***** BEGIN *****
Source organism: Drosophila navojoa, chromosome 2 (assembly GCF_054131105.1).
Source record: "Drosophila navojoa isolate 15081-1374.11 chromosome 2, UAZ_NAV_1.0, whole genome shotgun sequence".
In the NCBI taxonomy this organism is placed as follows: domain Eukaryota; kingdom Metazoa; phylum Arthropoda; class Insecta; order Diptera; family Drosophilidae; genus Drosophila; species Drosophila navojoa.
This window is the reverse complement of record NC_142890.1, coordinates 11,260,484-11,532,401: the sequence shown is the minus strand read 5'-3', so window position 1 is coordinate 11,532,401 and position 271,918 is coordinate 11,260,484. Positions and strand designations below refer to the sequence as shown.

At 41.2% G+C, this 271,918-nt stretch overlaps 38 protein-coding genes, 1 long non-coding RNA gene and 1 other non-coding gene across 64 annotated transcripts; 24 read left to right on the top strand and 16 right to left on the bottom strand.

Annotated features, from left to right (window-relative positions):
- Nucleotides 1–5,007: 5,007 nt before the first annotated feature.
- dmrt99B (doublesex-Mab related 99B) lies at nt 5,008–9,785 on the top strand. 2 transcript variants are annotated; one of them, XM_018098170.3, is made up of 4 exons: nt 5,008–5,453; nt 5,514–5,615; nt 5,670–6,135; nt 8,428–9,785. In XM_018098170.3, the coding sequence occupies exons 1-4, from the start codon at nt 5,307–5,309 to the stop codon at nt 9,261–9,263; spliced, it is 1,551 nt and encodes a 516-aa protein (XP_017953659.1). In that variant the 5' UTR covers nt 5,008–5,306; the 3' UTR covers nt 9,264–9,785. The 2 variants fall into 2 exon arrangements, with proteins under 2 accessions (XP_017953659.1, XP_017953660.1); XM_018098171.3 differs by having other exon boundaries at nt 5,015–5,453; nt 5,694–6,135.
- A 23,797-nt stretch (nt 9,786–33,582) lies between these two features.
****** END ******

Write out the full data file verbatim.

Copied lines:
Source organism: Drosophila navojoa, chromosome 2 (assembly GCF_054131105.1).
Source record: "Drosophila navojoa isolate 15081-1374.11 chromosome 2, UAZ_NAV_1.0, whole genome shotgun sequence".
In the NCBI taxonomy this organism is placed as follows: domain Eukaryota; kingdom Metazoa; phylum Arthropoda; class Insecta; order Diptera; family Drosophilidae; genus Drosophila; species Drosophila navojoa.
This window is the reverse complement of record NC_142890.1, coordinates 11,260,484-11,532,401: the sequence shown is the minus strand read 5'-3', so window position 1 is coordinate 11,532,401 and position 271,918 is coordinate 11,260,484. Positions and strand designations below refer to the sequence as shown.

At 41.2% G+C, this 271,918-nt stretch overlaps 38 protein-coding genes, 1 long non-coding RNA gene and 1 other non-coding gene across 64 annotated transcripts; 24 read left to right on the top strand and 16 right to left on the bottom strand.

Annotated features, from left to right (window-relative positions):
- Nucleotides 1–5,007: 5,007 nt before the first annotated feature.
- dmrt99B (doublesex-Mab related 99B) lies at nt 5,008–9,785 on the top strand. 2 transcript variants are annotated; one of them, XM_018098170.3, is made up of 4 exons: nt 5,008–5,453; nt 5,514–5,615; nt 5,670–6,135; nt 8,428–9,785. In XM_018098170.3, the coding sequence occupies exons 1-4, from the start codon at nt 5,307–5,309 to the stop codon at nt 9,261–9,263; spliced, it is 1,551 nt and encodes a 516-aa protein (XP_017953659.1). In that variant the 5' UTR covers nt 5,008–5,306; the 3' UTR covers nt 9,264–9,785. The 2 variants fall into 2 exon arrangements, with proteins under 2 accessions (XP_017953659.1, XP_017953660.1); XM_018098171.3 differs by having other exon boundaries at nt 5,015–5,453; nt 5,694–6,135.
- A 23,797-nt stretch (nt 9,786–33,582) lies between these two features.